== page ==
The speed at which generative AI technology is developing is not making this task any easier. ChatGPT was released in November 2022. Four months later, OpenAI released a new large language model, or LLM, called GPT-4 with markedly improved capabilities. Similarly, by May 2023, Anthropic’s generative AI, Claude, was able to process 100,000 tokens of text, equal to about 75,000 words in a minute — the length of the average novel — compared with roughly 9,000 tokens when it was introduced in March 2023. And in May 2023, Google announced several new features powered by generative AI, including Search Generative Experience and a new LLM called PaLM 2 that will power its Bard chatbot, among other Google products.
To grasp what lies ahead requires an understanding of the breakthroughs that have enabled the rise of generative AI, which were decades in the making. Generative AI as applications are typically built using foundation models. Foundation models are part of ‘deep learning’, a term that alludes to the many deep layers within neural networks. Deep learning has powered many of the recent advances in AI, but the foundation models powering generative AI applications are a step-change evolution within deep learning. Unlike previous deep learning models, they can process extremely large and varied sets of unstructured data and perform more than one task.
Foundation models have enabled new capabilities and vastly improved existing ones across a broad range of modalities, including images, video, audio, and computer code. AI trained on these models can perform several functions; it can classify, edit, summarise, answer questions, and draft new content, among other tasks.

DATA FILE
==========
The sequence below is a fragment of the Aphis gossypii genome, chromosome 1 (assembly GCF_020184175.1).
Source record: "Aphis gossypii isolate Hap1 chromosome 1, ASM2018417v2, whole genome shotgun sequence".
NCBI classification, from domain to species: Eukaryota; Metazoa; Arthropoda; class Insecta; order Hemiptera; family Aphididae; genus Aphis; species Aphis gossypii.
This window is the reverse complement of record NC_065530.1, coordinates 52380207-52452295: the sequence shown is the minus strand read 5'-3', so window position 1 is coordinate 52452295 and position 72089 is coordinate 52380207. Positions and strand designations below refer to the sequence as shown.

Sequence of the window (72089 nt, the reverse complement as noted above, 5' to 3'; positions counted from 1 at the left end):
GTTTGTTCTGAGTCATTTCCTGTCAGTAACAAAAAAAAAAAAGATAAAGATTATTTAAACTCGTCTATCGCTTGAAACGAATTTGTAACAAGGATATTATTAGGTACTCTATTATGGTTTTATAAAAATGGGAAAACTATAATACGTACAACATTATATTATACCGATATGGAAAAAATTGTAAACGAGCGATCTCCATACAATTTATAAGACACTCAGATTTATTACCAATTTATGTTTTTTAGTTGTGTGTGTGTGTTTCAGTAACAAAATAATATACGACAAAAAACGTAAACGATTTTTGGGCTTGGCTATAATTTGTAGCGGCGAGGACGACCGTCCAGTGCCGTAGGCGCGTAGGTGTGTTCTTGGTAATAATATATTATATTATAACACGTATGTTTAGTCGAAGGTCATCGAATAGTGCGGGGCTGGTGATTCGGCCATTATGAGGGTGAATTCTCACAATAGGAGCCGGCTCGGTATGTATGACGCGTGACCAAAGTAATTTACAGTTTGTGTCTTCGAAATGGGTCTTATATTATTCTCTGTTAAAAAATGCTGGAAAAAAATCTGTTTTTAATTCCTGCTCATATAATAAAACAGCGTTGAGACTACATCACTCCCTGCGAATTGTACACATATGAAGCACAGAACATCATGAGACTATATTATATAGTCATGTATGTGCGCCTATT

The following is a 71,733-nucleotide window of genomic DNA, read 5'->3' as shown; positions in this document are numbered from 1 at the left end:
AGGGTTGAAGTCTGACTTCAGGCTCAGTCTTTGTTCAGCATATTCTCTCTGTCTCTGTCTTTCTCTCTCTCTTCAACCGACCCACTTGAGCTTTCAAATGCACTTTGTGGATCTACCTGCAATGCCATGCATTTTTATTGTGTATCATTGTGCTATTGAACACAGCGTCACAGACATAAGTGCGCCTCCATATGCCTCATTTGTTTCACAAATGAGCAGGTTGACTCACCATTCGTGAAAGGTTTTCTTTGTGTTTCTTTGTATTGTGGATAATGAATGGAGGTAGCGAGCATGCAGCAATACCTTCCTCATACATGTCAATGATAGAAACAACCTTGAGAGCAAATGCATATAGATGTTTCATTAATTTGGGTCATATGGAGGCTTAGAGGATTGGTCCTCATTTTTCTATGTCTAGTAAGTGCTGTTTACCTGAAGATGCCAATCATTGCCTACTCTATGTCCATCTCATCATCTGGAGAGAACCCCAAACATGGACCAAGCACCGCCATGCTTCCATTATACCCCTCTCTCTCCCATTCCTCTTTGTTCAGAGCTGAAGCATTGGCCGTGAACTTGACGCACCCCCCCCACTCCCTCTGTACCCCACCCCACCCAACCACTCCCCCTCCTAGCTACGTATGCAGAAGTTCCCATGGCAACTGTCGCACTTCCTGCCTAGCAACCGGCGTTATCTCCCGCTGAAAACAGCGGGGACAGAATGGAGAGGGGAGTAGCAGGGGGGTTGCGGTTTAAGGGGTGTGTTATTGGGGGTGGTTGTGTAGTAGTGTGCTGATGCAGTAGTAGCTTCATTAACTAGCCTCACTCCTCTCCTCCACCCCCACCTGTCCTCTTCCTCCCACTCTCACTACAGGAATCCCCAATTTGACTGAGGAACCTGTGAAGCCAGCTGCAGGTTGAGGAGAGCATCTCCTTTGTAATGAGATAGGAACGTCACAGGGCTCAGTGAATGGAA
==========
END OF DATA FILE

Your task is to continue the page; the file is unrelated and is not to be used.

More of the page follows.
Generative AI is projected to have a significant impact across all industry sectors. Banking, high tech, and life sciences are among the industries that could see the biggest impact as a percentage of their revenues from generative AI. Across the banking industry, the technology could deliver value equal to an additional $200 billion to $340 billion annually if the use cases were fully implemented. In retail and consumer packaged goods, the potential impact is also significant at $400 billion to $660 billion a year.
Generative AI has the potential to change the anatomy of work, augmenting the capabilities of individual workers by automating some of their individual activities. Current generative AI and other technologies have the potential to automate work activities that absorb 60 to 70 percent of employees’ time today. In contrast, we previously estimated that technology has the potential to automate half of the time employees spend working. The acceleration in the potential for technical automation is largely due to generative AI’s increased ability to understand natural language, which is required for work activities that account for 25 percent of total work time. Thus, generative AI has more impact on knowledge work associated with occupations that have higher wages and educational requirements than on other types of work.